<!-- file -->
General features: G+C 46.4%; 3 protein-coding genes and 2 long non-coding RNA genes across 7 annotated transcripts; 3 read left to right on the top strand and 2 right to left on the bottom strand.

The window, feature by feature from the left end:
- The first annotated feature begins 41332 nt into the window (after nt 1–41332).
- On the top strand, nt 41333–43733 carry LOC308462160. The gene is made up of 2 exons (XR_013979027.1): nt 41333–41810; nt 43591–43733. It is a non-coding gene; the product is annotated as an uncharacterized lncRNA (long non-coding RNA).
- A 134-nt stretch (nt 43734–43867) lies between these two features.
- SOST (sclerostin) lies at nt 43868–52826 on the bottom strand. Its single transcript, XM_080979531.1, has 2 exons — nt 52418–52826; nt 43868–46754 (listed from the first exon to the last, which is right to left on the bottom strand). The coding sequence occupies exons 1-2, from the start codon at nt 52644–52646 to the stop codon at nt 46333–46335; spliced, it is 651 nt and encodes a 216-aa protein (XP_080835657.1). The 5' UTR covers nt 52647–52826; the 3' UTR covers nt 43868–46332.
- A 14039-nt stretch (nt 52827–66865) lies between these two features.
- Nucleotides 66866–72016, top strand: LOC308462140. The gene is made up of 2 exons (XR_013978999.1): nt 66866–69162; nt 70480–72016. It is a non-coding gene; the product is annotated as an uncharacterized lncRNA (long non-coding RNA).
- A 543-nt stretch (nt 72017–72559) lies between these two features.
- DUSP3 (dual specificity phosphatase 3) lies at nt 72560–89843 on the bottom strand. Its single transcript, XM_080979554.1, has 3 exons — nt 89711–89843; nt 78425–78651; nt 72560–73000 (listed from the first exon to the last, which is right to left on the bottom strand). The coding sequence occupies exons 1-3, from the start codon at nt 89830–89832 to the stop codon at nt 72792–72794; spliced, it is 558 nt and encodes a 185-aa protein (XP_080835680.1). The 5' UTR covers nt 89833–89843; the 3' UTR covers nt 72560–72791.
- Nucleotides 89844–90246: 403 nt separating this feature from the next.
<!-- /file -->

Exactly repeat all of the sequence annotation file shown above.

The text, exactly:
General features: G+C 46.4%; 3 protein-coding genes and 2 long non-coding RNA genes across 7 annotated transcripts; 3 read left to right on the top strand and 2 right to left on the bottom strand.

The window, feature by feature from the left end:
- The first annotated feature begins 41332 nt into the window (after nt 1–41332).
- On the top strand, nt 41333–43733 carry LOC308462160. The gene is made up of 2 exons (XR_013979027.1): nt 41333–41810; nt 43591–43733. It is a non-coding gene; the product is annotated as an uncharacterized lncRNA (long non-coding RNA).
- A 134-nt stretch (nt 43734–43867) lies between these two features.
- SOST (sclerostin) lies at nt 43868–52826 on the bottom strand. Its single transcript, XM_080979531.1, has 2 exons — nt 52418–52826; nt 43868–46754 (listed from the first exon to the last, which is right to left on the bottom strand). The coding sequence occupies exons 1-2, from the start codon at nt 52644–52646 to the stop codon at nt 46333–46335; spliced, it is 651 nt and encodes a 216-aa protein (XP_080835657.1). The 5' UTR covers nt 52647–52826; the 3' UTR covers nt 43868–46332.
- A 14039-nt stretch (nt 52827–66865) lies between these two features.
- Nucleotides 66866–72016, top strand: LOC308462140. The gene is made up of 2 exons (XR_013978999.1): nt 66866–69162; nt 70480–72016. It is a non-coding gene; the product is annotated as an uncharacterized lncRNA (long non-coding RNA).
- A 543-nt stretch (nt 72017–72559) lies between these two features.
- DUSP3 (dual specificity phosphatase 3) lies at nt 72560–89843 on the bottom strand. Its single transcript, XM_080979554.1, has 3 exons — nt 89711–89843; nt 78425–78651; nt 72560–73000 (listed from the first exon to the last, which is right to left on the bottom strand). The coding sequence occupies exons 1-3, from the start codon at nt 89830–89832 to the stop codon at nt 72792–72794; spliced, it is 558 nt and encodes a 185-aa protein (XP_080835680.1). The 5' UTR covers nt 89833–89843; the 3' UTR covers nt 72560–72791.
- Nucleotides 89844–90246: 403 nt separating this feature from the next.